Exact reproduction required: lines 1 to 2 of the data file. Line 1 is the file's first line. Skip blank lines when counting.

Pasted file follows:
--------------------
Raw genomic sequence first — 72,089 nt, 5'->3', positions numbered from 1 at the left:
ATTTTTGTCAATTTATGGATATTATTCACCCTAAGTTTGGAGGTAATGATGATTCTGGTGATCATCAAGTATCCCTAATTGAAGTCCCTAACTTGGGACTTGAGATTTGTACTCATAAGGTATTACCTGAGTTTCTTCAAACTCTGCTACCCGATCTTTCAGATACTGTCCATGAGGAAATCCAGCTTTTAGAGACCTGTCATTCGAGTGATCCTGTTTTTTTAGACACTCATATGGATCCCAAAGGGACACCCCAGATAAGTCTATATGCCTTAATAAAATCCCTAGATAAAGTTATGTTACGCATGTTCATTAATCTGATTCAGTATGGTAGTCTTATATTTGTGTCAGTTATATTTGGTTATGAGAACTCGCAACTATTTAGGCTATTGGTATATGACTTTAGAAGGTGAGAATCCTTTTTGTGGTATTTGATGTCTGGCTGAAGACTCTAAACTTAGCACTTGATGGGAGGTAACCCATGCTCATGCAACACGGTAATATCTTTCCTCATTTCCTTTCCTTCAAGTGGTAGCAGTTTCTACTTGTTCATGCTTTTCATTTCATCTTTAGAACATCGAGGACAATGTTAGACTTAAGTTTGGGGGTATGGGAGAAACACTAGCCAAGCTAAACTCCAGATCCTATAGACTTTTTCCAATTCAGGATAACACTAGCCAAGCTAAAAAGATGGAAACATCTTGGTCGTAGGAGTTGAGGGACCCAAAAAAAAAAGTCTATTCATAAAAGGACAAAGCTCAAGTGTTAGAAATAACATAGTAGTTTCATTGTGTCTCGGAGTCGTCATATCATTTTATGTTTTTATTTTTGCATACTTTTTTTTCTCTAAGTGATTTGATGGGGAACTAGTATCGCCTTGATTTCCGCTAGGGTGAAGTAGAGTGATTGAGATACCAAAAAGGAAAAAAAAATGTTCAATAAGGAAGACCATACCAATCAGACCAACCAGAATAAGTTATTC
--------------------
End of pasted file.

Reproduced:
Raw genomic sequence first — 72,089 nt, 5'->3', positions numbered from 1 at the left:
ATTTTTGTCAATTTATGGATATTATTCACCCTAAGTTTGGAGGTAATGATGATTCTGGTGATCATCAAGTATCCCTAATTGAAGTCCCTAACTTGGGACTTGAGATTTGTACTCATAAGGTATTACCTGAGTTTCTTCAAACTCTGCTACCCGATCTTTCAGATACTGTCCATGAGGAAATCCAGCTTTTAGAGACCTGTCATTCGAGTGATCCTGTTTTTTTAGACACTCATATGGATCCCAAAGGGACACCCCAGATAAGTCTATATGCCTTAATAAAATCCCTAGATAAAGTTATGTTACGCATGTTCATTAATCTGATTCAGTATGGTAGTCTTATATTTGTGTCAGTTATATTTGGTTATGAGAACTCGCAACTATTTAGGCTATTGGTATATGACTTTAGAAGGTGAGAATCCTTTTTGTGGTATTTGATGTCTGGCTGAAGACTCTAAACTTAGCACTTGATGGGAGGTAACCCATGCTCATGCAACACGGTAATATCTTTCCTCATTTCCTTTCCTTCAAGTGGTAGCAGTTTCTACTTGTTCATGCTTTTCATTTCATCTTTAGAACATCGAGGACAATGTTAGACTTAAGTTTGGGGGTATGGGAGAAACACTAGCCAAGCTAAACTCCAGATCCTATAGACTTTTTCCAATTCAGGATAACACTAGCCAAGCTAAAAAGATGGAAACATCTTGGTCGTAGGAGTTGAGGGACCCAAAAAAAAAAGTCTATTCATAAAAGGACAAAGCTCAAGTGTTAGAAATAACATAGTAGTTTCATTGTGTCTCGGAGTCGTCATATCATTTTATGTTTTTATTTTTGCATACTTTTTTTTCTCTAAGTGATTTGATGGGGAACTAGTATCGCCTTGATTTCCGCTAGGGTGAAGTAGAGTGATTGAGATACCAAAAAGGAAAAAAAAATGTTCAATAAGGAAGACCATACCAATCAGACCAACCAGAATAAGTTATTC